In minutes you could have your very own mobile app. It's that simple! Engage your audience and bring your event into the digital age, all with one beautiful, easy-to-use mobile application.

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The Long Tail

the long tail

One of the biggest problems for festivals and events is determining Return on Investment (ROI). Sponsors and advertisers have a difficult time determining the monetary value of participating in a given event, and vendors have very little to go on other than sales at the event (which are usually low). Consequently, event organizers have to spend a great deal of their time trying to attract vendors, sponsors, and advertisers using imprecise metrics like event size, length, and theme.

Reaching potential customers before, during and after an event is one of the reasons we built Walkabout. By giving attendees and potential customers a central portal to find vendors and sponsors, Walkabout gives events a "long tail," an impact that extends well beyond the relatively limited start and end time of the event.

Our CEO Tres Crow wrote about the "long tail" in a white paper, which you can download here. Be sure to join our mailing list to get more tips and information about event organizing and event planning.

 

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The Only Event App You Need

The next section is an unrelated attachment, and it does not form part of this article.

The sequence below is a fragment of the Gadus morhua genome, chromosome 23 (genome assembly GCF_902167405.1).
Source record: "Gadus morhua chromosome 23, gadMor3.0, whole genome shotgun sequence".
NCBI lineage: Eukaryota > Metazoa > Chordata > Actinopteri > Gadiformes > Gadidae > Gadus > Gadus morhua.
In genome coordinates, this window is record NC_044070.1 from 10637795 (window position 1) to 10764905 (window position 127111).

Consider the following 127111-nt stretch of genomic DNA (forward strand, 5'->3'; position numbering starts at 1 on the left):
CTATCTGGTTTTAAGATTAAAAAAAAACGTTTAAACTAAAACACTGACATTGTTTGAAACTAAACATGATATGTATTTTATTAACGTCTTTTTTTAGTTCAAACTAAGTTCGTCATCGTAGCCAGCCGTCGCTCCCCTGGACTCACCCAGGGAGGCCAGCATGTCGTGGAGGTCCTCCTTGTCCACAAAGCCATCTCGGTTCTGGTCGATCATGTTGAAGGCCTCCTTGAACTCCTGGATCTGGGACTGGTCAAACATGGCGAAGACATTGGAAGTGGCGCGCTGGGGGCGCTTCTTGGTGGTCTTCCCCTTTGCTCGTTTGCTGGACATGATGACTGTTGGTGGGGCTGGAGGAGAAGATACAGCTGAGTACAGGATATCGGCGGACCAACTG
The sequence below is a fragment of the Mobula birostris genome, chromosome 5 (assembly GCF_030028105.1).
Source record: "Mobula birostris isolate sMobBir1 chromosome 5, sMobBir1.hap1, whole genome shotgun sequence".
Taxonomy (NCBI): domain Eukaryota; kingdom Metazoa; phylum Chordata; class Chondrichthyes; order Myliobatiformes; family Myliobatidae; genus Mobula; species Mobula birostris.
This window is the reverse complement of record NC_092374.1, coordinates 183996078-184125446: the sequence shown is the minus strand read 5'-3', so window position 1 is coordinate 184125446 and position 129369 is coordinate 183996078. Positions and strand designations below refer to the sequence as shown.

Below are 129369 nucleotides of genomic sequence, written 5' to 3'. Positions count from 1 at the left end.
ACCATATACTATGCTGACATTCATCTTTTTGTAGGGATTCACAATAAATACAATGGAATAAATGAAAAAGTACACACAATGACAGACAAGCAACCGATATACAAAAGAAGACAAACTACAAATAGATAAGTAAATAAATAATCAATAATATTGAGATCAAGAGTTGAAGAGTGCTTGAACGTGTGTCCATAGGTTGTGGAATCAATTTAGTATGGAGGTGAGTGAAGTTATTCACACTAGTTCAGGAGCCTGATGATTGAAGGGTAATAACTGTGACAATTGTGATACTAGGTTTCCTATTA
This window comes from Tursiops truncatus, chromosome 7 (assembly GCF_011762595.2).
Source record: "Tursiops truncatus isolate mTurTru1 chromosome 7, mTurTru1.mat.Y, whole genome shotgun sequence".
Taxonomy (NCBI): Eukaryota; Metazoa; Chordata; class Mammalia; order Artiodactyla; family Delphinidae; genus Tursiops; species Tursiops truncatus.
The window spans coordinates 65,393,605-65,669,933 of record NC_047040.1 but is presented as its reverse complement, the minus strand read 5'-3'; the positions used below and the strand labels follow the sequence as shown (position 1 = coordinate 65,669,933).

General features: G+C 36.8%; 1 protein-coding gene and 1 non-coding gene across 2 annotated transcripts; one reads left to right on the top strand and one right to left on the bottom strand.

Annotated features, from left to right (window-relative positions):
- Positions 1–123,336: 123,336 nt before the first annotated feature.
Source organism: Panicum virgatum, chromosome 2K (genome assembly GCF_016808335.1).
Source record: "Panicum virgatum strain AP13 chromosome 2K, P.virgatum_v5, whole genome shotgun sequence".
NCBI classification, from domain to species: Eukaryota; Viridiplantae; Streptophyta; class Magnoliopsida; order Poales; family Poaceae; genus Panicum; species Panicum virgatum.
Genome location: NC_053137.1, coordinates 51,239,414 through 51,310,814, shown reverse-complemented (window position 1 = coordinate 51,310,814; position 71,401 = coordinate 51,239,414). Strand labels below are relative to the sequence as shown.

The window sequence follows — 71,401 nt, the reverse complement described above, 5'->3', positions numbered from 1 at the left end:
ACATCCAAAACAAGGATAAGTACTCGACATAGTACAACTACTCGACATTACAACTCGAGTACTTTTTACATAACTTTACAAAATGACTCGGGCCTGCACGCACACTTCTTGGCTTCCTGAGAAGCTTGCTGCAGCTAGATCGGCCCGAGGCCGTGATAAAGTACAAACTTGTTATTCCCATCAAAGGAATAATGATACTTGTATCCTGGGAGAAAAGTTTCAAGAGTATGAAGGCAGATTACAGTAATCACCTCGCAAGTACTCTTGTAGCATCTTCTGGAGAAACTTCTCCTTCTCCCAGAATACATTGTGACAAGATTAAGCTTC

It's About Time2

We've all been there. You're at an amusement park, a trade show, or a street festival, juggling between your smart phone and a paper map or brochure, trying to figure out where you are, where you want to go, and when things start. Not only is the paper map often unhelpful in guiding you, but it's rarely up-to-date  or it comes with yet another piece of paper with information about the day's events.

Walkabout eliminates the clutter with one remarkably simple idea: combining a schedule and a geo-located map into one elegant mobile app. Now visitors can get everything they need to know right there in their phone, and because the Walkabout map is created and managed by the event organizers, visitors can rest assured knowing that everything will always be up-to-date and correct.

By combining the two things event organizers and their visitors need most, Walkabout is the next great leap in event organizing. Sign up for our mailing list to be one of the first people to use the brand new Walkabout 1.0, set for release in early 2015.

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3 Steps to an Organized Event

Walkabout

If you're planning a trade show, conference, street festival, or any other event that has a bunch of moving parts then you know a huge chunk of the planning process is simply finding and on-boarding the vendors and sponsors, and creating schedules and maps.

Walkabout makes this planning process super simple by giving you a tool to help on-board vendors and sponsors, and manage the schedule and map for your event. To highlight how easy it is to organize your event with Walkabout, we've made a helpful infographic with 3 simple steps you can take for a more organized event. You can get the infographic here or by clicking the image below, and be sure to sign up for our email list for more helpful tips, deals, and super secret mystery maps.